Continued from Making a Dragon Pen – Part 1
A pen mill is used on the drill press to trim the extra wood at the end of the blank, and to square the wood to the brass tube. Care is taken to trim just to the end of the brass tube so as not to cause the brass tube to be too short for proper assembly later.
The blanks are now mounted on the lathe. A shaft runs from the head stock to the tail stock to support the blanks. Bushings are fitted onto that shaft to center the brass tubes to the support shaft, allow for the blanks to be “pressed” together somewhat to provide friction to drive the blanks so they don’t spin freely while the lathe is running. Proper bushings also are designed to provide a guide to get close to the proper diameter of the blanks to match the hardware. The wood grain is aligned at this point to ensure the grain aligns nicely when the pen is completed. While the grain on this piece of wood is readily apparant, some woods have grain that is difficult to align this way, so pencil marks are used to keep blanks in proper orientation.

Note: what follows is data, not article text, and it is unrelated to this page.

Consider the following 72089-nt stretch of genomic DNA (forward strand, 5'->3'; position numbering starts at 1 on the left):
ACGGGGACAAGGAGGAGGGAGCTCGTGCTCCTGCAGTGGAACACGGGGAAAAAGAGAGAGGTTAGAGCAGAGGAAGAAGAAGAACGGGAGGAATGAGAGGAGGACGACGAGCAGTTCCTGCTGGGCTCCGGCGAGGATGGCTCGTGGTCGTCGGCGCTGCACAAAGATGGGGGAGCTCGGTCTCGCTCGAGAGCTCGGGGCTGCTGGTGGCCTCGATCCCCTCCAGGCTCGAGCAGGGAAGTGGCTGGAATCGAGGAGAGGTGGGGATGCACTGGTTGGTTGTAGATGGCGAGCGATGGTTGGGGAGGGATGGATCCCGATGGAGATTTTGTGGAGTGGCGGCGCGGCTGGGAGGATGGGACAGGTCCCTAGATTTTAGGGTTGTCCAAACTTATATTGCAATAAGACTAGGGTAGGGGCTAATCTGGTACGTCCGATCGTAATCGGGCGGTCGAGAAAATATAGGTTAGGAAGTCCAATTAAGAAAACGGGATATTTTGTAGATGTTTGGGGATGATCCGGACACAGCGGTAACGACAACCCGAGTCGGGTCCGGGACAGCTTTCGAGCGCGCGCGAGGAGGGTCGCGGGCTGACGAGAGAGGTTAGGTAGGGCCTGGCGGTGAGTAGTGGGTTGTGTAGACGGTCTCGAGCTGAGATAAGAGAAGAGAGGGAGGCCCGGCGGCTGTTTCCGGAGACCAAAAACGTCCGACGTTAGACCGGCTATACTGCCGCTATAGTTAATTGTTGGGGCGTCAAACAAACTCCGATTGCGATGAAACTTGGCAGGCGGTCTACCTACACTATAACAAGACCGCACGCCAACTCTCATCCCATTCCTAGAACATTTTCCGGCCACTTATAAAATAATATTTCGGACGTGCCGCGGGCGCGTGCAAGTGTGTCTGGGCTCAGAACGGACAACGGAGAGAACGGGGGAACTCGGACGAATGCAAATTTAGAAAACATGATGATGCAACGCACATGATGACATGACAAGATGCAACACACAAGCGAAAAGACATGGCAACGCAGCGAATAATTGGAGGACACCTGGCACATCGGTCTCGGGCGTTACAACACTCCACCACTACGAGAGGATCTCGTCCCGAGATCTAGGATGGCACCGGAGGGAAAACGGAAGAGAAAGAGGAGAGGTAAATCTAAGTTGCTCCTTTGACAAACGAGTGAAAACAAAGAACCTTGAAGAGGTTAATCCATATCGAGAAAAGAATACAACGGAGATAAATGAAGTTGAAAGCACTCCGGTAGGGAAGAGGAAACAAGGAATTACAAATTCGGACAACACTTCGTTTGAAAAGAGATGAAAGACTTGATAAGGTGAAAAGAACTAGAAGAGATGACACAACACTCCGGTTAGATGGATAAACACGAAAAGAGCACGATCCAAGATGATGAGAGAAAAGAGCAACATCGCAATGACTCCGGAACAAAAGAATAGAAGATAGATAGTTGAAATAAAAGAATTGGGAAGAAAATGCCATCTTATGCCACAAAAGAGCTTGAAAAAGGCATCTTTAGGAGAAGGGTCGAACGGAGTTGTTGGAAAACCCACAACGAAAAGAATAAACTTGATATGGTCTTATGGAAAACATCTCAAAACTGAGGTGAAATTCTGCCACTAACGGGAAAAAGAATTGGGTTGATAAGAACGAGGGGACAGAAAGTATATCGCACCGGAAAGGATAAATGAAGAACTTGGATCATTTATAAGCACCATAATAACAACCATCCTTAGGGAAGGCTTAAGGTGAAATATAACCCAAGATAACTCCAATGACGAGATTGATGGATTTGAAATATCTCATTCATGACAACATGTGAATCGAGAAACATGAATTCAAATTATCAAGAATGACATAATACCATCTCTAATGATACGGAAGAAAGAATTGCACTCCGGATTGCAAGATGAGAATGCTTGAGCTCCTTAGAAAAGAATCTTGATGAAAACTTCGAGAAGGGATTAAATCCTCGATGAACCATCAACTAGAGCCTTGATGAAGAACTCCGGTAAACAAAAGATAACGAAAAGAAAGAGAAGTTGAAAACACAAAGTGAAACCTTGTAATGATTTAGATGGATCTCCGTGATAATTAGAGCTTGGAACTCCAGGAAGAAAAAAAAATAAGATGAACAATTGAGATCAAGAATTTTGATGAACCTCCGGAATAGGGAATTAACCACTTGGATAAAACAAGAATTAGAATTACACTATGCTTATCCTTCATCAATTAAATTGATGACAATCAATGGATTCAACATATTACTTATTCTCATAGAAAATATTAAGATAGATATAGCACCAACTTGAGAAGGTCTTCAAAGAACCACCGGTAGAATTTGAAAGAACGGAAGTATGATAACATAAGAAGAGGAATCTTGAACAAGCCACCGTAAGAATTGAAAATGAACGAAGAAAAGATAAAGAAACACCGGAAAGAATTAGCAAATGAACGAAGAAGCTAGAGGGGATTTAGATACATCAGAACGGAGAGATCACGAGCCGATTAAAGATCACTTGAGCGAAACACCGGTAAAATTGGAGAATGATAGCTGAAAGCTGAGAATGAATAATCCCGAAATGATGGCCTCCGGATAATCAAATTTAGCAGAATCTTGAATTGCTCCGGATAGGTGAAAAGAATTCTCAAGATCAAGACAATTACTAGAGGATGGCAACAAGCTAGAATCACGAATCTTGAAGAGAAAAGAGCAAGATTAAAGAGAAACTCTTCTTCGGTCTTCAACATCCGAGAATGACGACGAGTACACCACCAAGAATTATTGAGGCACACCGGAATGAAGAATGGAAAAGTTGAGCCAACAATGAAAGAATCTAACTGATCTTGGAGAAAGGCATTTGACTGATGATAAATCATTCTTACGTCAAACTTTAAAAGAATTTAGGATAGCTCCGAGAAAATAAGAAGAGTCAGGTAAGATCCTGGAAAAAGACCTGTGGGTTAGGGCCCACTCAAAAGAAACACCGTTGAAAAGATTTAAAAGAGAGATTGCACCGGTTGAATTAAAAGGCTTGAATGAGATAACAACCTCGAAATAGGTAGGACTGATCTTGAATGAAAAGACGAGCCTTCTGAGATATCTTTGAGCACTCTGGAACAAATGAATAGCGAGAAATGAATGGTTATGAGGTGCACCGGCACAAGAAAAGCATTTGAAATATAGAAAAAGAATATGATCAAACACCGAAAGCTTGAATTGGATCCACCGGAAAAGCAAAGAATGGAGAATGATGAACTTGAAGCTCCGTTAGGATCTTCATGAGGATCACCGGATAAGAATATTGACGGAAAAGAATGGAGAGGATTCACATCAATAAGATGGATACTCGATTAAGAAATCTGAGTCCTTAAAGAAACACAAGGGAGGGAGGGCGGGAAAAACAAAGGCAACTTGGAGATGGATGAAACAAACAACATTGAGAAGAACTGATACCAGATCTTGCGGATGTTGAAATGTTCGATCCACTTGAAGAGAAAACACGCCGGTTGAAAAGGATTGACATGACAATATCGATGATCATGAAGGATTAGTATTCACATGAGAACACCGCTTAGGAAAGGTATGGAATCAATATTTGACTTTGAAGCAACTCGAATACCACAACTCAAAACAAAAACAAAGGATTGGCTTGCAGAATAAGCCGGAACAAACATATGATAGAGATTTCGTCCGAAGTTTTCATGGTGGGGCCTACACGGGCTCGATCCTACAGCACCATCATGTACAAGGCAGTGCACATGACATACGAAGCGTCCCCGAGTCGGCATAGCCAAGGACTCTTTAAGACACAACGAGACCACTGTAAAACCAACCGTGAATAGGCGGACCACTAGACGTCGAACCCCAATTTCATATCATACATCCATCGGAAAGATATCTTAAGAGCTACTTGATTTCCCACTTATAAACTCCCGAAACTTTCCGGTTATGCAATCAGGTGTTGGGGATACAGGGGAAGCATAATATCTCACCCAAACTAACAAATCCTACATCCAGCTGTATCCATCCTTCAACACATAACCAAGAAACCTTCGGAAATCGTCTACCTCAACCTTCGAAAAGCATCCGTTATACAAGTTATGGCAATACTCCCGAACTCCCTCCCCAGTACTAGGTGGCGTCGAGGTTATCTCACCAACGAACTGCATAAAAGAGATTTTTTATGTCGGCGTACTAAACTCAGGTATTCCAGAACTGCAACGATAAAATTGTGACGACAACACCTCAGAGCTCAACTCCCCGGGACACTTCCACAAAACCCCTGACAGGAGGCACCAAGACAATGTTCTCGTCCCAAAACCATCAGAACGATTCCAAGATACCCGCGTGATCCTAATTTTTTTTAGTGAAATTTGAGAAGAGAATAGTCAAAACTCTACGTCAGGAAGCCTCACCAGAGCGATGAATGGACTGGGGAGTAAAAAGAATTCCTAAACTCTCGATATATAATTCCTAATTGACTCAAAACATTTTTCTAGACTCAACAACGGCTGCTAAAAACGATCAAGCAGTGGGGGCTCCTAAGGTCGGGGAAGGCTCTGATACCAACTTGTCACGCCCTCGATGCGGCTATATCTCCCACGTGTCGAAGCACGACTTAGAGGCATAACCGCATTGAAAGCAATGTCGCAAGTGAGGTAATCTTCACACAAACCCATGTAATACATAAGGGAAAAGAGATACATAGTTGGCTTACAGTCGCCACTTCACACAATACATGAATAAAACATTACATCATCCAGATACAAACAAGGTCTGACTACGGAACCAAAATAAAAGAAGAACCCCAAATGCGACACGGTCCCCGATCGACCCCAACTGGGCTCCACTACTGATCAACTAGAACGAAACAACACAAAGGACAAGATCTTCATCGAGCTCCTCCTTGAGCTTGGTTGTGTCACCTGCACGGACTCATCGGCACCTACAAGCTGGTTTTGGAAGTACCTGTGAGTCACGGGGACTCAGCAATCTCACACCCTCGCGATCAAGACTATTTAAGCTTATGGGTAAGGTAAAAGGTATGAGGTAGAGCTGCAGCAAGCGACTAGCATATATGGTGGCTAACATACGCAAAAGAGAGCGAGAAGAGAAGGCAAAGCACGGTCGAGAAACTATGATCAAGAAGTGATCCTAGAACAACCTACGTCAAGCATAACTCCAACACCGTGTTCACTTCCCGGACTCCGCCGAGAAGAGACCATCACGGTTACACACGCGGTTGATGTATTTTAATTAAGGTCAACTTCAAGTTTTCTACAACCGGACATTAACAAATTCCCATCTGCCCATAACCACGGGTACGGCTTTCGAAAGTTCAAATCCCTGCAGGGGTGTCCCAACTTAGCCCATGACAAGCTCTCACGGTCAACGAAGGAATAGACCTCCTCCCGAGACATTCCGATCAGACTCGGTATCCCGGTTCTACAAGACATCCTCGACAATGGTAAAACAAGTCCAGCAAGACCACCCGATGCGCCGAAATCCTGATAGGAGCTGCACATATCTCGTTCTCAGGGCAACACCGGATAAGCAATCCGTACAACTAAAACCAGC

Once set, the lathe is turned on and a small gouge is used to begin rounding the blanks into the pen barrels.
As the process progresses, different tools are used to achieve the desired results. I like to use a skew once the initial rounding is done as the skew leaves a nice smooth surface. Above, you see the tool marks left from the gouge, and the skew that will be used next.
The turning is nearly complete. Notice how much smoother the blanks are now following the skew work. From here, sanding will smooth the wood surface even more, and get the wood down to the proper diameter. A digital micrometer is used frequently to get a precise measurement to ensure a great fit to the hardware. Finishing and polishing will complete the wood preparation and ready the pen for assembly.